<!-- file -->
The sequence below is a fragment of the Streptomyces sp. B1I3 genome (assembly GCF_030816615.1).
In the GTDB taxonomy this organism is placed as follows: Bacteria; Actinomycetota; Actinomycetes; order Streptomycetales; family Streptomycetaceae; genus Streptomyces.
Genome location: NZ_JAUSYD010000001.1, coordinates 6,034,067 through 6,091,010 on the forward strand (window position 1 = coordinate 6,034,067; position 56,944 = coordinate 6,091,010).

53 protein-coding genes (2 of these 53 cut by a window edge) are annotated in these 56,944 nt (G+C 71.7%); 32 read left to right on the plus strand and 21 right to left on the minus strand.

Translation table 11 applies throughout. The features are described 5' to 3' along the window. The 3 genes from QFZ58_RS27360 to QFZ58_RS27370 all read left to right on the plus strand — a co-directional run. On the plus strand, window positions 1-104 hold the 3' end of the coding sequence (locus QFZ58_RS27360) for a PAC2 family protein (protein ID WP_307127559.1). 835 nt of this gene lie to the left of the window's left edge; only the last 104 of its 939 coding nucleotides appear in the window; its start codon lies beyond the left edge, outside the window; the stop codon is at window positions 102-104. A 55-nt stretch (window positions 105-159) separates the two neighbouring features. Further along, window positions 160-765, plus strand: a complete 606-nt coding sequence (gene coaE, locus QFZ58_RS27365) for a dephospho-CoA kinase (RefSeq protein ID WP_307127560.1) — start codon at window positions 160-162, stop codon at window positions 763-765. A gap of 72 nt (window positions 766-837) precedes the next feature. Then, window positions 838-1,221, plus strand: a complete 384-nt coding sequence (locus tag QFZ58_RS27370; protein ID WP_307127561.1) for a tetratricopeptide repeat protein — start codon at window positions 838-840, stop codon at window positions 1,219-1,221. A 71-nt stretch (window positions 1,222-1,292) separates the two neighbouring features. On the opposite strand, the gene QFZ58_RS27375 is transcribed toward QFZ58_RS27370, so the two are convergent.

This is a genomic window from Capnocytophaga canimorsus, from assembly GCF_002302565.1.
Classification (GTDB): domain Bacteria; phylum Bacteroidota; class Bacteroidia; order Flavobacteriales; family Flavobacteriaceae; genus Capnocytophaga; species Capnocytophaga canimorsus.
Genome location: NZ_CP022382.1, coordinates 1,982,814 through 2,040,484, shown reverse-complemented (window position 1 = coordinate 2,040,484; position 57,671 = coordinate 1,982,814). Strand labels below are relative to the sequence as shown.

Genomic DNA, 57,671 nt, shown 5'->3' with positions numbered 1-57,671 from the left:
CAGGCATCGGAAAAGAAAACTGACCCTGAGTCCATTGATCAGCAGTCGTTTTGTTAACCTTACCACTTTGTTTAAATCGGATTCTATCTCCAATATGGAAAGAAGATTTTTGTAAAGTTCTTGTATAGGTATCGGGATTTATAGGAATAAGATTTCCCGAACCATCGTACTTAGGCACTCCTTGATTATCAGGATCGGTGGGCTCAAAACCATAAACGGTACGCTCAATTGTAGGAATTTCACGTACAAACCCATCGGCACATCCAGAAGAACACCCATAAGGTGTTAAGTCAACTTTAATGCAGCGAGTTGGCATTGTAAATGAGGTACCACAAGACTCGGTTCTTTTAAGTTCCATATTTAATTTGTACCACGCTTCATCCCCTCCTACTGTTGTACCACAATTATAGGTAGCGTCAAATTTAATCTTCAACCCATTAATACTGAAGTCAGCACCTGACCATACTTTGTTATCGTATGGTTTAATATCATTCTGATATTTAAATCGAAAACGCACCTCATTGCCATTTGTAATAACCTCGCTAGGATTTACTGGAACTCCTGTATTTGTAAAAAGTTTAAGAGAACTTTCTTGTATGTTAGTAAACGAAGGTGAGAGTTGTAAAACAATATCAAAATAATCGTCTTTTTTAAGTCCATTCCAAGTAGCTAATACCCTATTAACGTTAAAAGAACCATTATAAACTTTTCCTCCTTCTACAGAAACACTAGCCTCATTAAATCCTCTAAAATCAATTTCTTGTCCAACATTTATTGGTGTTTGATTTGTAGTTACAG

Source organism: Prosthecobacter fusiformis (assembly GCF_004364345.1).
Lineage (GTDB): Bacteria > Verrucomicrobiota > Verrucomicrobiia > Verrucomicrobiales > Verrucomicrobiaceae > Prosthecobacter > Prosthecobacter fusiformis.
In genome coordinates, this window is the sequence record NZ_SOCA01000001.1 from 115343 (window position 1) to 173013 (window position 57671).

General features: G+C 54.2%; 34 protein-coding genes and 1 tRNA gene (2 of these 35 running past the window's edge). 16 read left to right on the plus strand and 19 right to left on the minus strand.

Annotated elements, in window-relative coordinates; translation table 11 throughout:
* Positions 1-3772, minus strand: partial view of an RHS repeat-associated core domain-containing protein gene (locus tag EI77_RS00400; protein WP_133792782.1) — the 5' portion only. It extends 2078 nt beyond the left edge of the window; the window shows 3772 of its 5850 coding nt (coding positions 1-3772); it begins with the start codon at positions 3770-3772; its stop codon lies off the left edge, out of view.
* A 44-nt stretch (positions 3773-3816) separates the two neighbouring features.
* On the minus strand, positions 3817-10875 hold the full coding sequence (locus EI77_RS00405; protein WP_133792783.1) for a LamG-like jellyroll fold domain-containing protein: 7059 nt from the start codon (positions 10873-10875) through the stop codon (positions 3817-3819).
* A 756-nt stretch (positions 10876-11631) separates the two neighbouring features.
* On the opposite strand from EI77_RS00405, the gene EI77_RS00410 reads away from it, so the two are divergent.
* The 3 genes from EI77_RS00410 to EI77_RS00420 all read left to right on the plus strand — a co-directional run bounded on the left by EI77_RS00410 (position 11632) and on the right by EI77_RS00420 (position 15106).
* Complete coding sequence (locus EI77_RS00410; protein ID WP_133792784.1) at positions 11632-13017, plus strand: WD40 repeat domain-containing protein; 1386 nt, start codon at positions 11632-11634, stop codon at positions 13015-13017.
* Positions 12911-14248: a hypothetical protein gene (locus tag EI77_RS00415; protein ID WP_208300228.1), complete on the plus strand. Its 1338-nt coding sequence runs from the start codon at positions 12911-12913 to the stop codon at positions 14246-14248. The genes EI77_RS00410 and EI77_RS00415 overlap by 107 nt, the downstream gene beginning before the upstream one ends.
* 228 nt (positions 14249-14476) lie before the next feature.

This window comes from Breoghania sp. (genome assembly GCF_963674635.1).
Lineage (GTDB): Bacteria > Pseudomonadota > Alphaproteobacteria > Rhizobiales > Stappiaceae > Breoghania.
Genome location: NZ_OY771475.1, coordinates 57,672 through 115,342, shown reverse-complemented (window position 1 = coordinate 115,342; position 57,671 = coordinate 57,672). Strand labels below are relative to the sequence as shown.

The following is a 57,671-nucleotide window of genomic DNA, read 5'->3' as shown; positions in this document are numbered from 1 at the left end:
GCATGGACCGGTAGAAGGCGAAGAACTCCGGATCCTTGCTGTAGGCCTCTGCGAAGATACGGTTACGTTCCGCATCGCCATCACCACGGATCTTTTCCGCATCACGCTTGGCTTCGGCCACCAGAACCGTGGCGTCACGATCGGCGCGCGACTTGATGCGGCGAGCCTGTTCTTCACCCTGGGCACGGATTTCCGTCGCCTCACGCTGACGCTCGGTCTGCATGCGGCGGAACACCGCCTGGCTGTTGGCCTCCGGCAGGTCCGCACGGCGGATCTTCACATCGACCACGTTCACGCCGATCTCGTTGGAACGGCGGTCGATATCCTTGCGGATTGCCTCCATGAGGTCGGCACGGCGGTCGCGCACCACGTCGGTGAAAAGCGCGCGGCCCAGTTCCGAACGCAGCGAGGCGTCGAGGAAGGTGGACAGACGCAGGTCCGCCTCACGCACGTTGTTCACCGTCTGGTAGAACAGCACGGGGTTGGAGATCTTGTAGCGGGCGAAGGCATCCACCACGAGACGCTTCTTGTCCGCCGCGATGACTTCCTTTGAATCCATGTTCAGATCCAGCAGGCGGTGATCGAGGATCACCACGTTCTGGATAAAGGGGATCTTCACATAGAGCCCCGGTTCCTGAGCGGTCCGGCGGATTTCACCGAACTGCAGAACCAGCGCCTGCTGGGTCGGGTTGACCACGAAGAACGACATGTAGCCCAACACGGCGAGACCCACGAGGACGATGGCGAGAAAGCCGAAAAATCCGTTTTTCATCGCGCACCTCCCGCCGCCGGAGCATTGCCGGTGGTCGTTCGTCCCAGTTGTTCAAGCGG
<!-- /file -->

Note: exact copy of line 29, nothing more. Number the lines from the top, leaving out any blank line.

GCATGGACCGGTAGAAGGCGAAGAACTCCGGATCCTTGCTGTAGGCCTCTGCGAAGATACGGTTACGTTCCGCATCGCCATCACCACGGATCTTTTCCGCATCACGCTTGGCTTCGGCCACCAGAACCGTGGCGTCACGATCGGCGCGCGACTTGATGCGGCGAGCCTGTTCTTCACCCTGGGCACGGATTTCCGTCGCCTCACGCTGACGCTCGGTCTGCATGCGGCGGAACACCGCCTGGCTGTTGGCCTCCGGCAGGTCCGCACGGCGGATCTTCACATCGACCACGTTCACGCCGATCTCGTTGGAACGGCGGTCGATATCCTTGCGGATTGCCTCCATGAGGTCGGCACGGCGGTCGCGCACCACGTCGGTGAAAAGCGCGCGGCCCAGTTCCGAACGCAGCGAGGCGTCGAGGAAGGTGGACAGACGCAGGTCCGCCTCACGCACGTTGTTCACCGTCTGGTAGAACAGCACGGGGTTGGAGATCTTGTAGCGGGCGAAGGCATCCACCACGAGACGCTTCTTGTCCGCCGCGATGACTTCCTTTGAATCCATGTTCAGATCCAGCAGGCGGTGATCGAGGATCACCACGTTCTGGATAAAGGGGATCTTCACATAGAGCCCCGGTTCCTGAGCGGTCCGGCGGATTTCACCGAACTGCAGAACCAGCGCCTGCTGGGTCGGGTTGACCACGAAGAACGACATGTAGCCCAACACGGCGAGACCCACGAGGACGATGGCGAGAAAGCCGAAAAATCCGTTTTTCATCGCGCACCTCCCGCCGCCGGAGCATTGCCGGTGGTCGTTCGTCCCAGTTGTTCAAGCGG